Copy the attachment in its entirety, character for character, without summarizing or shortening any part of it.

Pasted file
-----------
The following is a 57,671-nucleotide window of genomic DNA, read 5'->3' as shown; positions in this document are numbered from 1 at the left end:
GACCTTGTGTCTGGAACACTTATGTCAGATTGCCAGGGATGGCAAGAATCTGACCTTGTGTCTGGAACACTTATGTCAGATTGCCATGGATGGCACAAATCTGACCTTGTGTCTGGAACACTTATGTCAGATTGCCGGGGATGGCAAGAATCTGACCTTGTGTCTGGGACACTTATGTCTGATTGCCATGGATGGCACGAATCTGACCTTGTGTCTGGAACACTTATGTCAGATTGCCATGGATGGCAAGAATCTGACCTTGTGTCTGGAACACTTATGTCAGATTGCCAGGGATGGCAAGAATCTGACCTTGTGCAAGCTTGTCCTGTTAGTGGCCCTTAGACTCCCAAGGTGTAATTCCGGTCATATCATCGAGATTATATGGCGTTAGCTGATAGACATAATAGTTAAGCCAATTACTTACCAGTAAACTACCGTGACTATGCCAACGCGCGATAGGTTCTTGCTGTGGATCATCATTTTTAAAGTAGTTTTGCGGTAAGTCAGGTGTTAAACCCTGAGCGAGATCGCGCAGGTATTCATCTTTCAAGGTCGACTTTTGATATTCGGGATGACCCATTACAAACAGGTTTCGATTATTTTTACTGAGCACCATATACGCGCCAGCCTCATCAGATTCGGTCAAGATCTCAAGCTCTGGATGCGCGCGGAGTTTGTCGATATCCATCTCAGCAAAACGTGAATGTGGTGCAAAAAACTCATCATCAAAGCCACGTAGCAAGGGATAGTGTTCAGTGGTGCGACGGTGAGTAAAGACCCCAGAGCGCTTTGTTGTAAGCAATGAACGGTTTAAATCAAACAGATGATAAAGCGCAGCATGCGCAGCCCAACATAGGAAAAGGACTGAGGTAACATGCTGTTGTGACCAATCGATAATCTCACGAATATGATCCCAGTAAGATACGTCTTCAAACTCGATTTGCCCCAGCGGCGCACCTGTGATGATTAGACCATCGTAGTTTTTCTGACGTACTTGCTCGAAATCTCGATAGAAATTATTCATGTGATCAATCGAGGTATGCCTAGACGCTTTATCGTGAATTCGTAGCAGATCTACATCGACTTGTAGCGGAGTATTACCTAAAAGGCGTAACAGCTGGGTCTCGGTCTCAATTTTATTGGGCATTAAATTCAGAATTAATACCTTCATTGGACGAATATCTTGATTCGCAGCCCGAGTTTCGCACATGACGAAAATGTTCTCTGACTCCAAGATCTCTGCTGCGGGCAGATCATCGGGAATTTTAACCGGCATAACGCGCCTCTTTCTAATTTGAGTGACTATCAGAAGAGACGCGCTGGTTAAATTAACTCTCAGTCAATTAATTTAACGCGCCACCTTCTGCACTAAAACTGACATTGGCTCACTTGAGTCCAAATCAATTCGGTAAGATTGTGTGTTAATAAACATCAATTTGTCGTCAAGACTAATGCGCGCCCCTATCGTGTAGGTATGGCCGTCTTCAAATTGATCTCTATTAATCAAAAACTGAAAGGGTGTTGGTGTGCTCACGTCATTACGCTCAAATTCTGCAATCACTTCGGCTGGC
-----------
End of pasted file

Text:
The following is a 57,671-nucleotide window of genomic DNA, read 5'->3' as shown; positions in this document are numbered from 1 at the left end:
GACCTTGTGTCTGGAACACTTATGTCAGATTGCCAGGGATGGCAAGAATCTGACCTTGTGTCTGGAACACTTATGTCAGATTGCCATGGATGGCACAAATCTGACCTTGTGTCTGGAACACTTATGTCAGATTGCCGGGGATGGCAAGAATCTGACCTTGTGTCTGGGACACTTATGTCTGATTGCCATGGATGGCACGAATCTGACCTTGTGTCTGGAACACTTATGTCAGATTGCCATGGATGGCAAGAATCTGACCTTGTGTCTGGAACACTTATGTCAGATTGCCAGGGATGGCAAGAATCTGACCTTGTGCAAGCTTGTCCTGTTAGTGGCCCTTAGACTCCCAAGGTGTAATTCCGGTCATATCATCGAGATTATATGGCGTTAGCTGATAGACATAATAGTTAAGCCAATTACTTACCAGTAAACTACCGTGACTATGCCAACGCGCGATAGGTTCTTGCTGTGGATCATCATTTTTAAAGTAGTTTTGCGGTAAGTCAGGTGTTAAACCCTGAGCGAGATCGCGCAGGTATTCATCTTTCAAGGTCGACTTTTGATATTCGGGATGACCCATTACAAACAGGTTTCGATTATTTTTACTGAGCACCATATACGCGCCAGCCTCATCAGATTCGGTCAAGATCTCAAGCTCTGGATGCGCGCGGAGTTTGTCGATATCCATCTCAGCAAAACGTGAATGTGGTGCAAAAAACTCATCATCAAAGCCACGTAGCAAGGGATAGTGTTCAGTGGTGCGACGGTGAGTAAAGACCCCAGAGCGCTTTGTTGTAAGCAATGAACGGTTTAAATCAAACAGATGATAAAGCGCAGCATGCGCAGCCCAACATAGGAAAAGGACTGAGGTAACATGCTGTTGTGACCAATCGATAATCTCACGAATATGATCCCAGTAAGATACGTCTTCAAACTCGATTTGCCCCAGCGGCGCACCTGTGATGATTAGACCATCGTAGTTTTTCTGACGTACTTGCTCGAAATCTCGATAGAAATTATTCATGTGATCAATCGAGGTATGCCTAGACGCTTTATCGTGAATTCGTAGCAGATCTACATCGACTTGTAGCGGAGTATTACCTAAAAGGCGTAACAGCTGGGTCTCGGTCTCAATTTTATTGGGCATTAAATTCAGAATTAATACCTTCATTGGACGAATATCTTGATTCGCAGCCCGAGTTTCGCACATGACGAAAATGTTCTCTGACTCCAAGATCTCTGCTGCGGGCAGATCATCGGGAATTTTAACCGGCATAACGCGCCTCTTTCTAATTTGAGTGACTATCAGAAGAGACGCGCTGGTTAAATTAACTCTCAGTCAATTAATTTAACGCGCCACCTTCTGCACTAAAACTGACATTGGCTCACTTGAGTCCAAATCAATTCGGTAAGATTGTGTGTTAATAAACATCAATTTGTCGTCAAGACTAATGCGCGCCCCTATCGTGTAGGTATGGCCGTCTTCAAATTGATCTCTATTAATCAAAAACTGAAAGGGTGTTGGTGTGCTCACGTCATTACGCTCAAATTCTGCAATCACTTCGGCTGGC